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'This is our busiest time of year': Businesses in Georgia reopen despite coronavirus concerns

"We lost weddings, proms and graduations," said a nail salon owner whose business was closed for a month and reopened Friday.

Mayra Hicks took measured steps to change how she does business in mid-March before she was forced to shut down her shop because of the coronavirus.

So when Georgia Gov. Brian Kemp announced plans Monday to restart the state's economy, clearing the way for businesses like hers that provide close-contact services to reopen Friday, Hicks, an esthetician, felt ready.

"I was already prepared because in the middle of March, when everything was happening similar in Italy, I decided to start using disposable apparel and changing a few things," said Hicks, who owns Skin and Silhouette in Marietta.

She welcomed her first client in weeks on Friday — a regular customer — who was scheduled to receive an oxygenating facial that costs $99. Hicks specializes in anti-aging, body contouring and hydrating treatments.

Hicks, a native of Peru, said she has not faced any backlash for choosing to reopen, but she is mindful of the concerns of others.

The governor's decision to allow gyms, bowling alleys, hair and nail salons and massage and tattoo parlors to reopen Friday — as long as owners adhered to social-distancing and hygiene requirements — has been met with criticism from local and national officials and sparked at least one protest Friday.

"I think I understand everybody," Hicks said in a telephone interview Friday. "This is a big concern about the virus. I think all professionals, we have to be very cautious and prudent — not just for the client but for ourselves.

"Especially considering we are going to spend 30 minutes to an hour with a client," she said.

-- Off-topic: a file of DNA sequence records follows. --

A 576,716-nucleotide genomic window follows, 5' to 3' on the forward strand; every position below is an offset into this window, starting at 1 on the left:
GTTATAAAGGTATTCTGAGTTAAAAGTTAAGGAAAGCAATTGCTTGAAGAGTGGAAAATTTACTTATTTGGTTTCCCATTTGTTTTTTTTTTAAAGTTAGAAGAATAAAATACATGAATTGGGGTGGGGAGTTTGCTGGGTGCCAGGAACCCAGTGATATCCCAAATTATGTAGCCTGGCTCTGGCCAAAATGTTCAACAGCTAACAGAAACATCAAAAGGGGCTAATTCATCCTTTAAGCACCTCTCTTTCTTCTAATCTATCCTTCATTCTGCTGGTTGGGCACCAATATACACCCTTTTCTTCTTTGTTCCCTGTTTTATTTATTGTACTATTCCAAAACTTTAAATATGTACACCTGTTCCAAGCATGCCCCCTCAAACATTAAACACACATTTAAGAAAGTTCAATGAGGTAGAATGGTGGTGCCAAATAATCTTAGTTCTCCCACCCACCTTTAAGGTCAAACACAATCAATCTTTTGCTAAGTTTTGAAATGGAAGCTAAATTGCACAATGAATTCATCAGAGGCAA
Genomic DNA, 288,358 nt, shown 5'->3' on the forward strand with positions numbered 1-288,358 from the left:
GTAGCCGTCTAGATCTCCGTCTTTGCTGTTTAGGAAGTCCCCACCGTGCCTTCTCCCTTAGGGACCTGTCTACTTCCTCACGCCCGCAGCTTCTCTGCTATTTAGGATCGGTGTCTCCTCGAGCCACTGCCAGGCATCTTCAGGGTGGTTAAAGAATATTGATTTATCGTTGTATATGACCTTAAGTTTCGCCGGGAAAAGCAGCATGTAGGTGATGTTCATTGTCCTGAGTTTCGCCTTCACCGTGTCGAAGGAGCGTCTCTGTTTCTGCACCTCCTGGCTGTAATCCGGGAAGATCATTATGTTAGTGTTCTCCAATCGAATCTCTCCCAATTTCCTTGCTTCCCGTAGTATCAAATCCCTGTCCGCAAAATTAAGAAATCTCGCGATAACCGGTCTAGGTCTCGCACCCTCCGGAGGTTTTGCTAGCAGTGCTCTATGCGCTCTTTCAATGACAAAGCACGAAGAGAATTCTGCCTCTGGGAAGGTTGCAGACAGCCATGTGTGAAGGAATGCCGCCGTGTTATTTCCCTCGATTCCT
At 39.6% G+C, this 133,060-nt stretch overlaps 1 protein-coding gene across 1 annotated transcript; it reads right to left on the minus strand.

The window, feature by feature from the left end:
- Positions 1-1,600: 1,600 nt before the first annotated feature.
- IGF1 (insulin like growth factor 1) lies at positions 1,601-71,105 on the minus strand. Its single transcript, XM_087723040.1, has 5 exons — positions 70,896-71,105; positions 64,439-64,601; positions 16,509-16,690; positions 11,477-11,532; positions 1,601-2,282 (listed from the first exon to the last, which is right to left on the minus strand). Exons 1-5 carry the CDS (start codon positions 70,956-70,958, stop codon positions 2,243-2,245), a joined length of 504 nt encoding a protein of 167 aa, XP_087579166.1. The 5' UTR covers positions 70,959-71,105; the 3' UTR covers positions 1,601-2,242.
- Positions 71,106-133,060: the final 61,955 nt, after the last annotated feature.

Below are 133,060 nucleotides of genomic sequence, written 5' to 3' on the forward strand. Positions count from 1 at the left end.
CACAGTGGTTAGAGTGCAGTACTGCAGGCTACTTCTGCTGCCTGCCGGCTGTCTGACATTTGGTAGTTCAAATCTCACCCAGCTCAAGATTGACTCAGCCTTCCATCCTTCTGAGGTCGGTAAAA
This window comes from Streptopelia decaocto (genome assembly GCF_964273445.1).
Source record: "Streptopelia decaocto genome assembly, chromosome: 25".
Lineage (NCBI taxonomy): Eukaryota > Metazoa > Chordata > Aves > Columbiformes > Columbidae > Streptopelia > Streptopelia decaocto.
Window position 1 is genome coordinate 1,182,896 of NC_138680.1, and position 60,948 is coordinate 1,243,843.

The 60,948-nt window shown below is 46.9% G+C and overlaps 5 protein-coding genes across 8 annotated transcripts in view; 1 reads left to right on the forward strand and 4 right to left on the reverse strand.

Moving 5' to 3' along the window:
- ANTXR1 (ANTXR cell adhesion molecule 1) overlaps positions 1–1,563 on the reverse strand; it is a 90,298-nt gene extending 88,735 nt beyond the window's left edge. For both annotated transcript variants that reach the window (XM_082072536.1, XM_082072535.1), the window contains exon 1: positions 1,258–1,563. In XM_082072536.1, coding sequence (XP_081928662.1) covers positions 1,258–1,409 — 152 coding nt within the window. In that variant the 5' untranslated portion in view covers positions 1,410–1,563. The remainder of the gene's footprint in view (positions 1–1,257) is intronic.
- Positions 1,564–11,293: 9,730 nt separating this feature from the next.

Last month, Hicks said she stocked up on disposable wraps, robes, headbands and facial and body towels. She will no longer be using the plush reusable items typically offered at her shop.

The robes she purchased are similar to paper hospital gowns, she said.

The quality of the shop's apparel isn't the only thing that has changed. Hicks has closed the waiting area and is only allowing one client in at a time. Each client will be required to thoroughly wash their hands as soon as they enter the shop and before they undergo any treatments.

Kemp's order allowing some businesses to reopen requires customers be screened for potential symptoms, frequent cleaning and that staff be provided masks and other protective gear. Georgia has more than 22,000 confirmed cases of the coronavirus and close to 900 deaths, reported as of Friday, according to state health data.

By 12:30 p.m., David Huynh said he had about 20 customers at his nail salon in Savannah since reopening at 10 a.m. Friday.

He expects to have another 30 to 40 by day's end.

Huynh's business, Envy Nail Bar, has been closed since March 26. He said he has six-figure losses.

"This is our busiest time of year," he said in a telephone interview. "We lost weddings, proms and graduations."

His salon is near the Savannah College of Art and Design.

"My store is generally located," he said, adding that most of his clients are tourists and college students.

Huynh, 37, a Richmond Hill resident, said it took him about 24 hours after the governor's plan was announced Monday to decide to reopen.

He is allowing his nail technicians to return to work on a voluntary basis.

Some have chosen not to return yet but the majority have, because they are struggling financially, he said. His staff was down to 8 on Friday instead of the normal 18.

Huynh said that because it is not possible for technicians to do their jobs at a distance, he has them working farther apart — about 12 to 14 feet — in the 5,000-square-foot salon.

"We're keeping social distance," he said. "From technician to technician and client to client."

He is also limiting the amount of people allowed in the waiting area to a maximum of five.

In Buckhead — an upscale district of Atlanta — about 15 cars drove past the governor's mansion Friday afternoon demanding he keep businesses closed.

In the window of one car was a sign that read: "6 feet apart is better than 6 feet under."

Sam Brock contributed.